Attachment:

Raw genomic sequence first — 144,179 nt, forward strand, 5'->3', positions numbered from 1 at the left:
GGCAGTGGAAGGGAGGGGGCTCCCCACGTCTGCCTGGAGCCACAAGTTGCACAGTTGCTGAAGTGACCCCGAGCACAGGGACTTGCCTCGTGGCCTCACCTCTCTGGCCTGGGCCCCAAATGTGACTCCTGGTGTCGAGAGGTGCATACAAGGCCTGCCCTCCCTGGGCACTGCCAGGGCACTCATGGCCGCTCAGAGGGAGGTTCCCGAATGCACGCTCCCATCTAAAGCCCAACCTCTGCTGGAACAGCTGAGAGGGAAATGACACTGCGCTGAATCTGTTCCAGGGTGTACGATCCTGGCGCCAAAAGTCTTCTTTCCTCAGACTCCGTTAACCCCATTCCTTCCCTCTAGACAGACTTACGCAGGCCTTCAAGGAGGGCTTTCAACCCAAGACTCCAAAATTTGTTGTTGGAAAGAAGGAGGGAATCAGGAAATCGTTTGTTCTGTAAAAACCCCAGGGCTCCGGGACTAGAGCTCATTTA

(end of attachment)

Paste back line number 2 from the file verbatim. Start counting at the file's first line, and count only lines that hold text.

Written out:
GGCAGTGGAAGGGAGGGGGCTCCCCACGTCTGCCTGGAGCCACAAGTTGCACAGTTGCTGAAGTGACCCCGAGCACAGGGACTTGCCTCGTGGCCTCACCTCTCTGGCCTGGGCCCCAAATGTGACTCCTGGTGTCGAGAGGTGCATACAAGGCCTGCCCTCCCTGGGCACTGCCAGGGCACTCATGGCCGCTCAGAGGGAGGTTCCCGAATGCACGCTCCCATCTAAAGCCCAACCTCTGCTGGAACAGCTGAGAGGGAAATGACACTGCGCTGAATCTGTTCCAGGGTGTACGATCCTGGCGCCAAAAGTCTTCTTTCCTCAGACTCCGTTAACCCCATTCCTTCCCTCTAGACAGACTTACGCAGGCCTTCAAGGAGGGCTTTCAACCCAAGACTCCAAAATTTGTTGTTGGAAAGAAGGAGGGAATCAGGAAATCGTTTGTTCTGTAAAAACCCCAGGGCTCCGGGACTAGAGCTCATTTA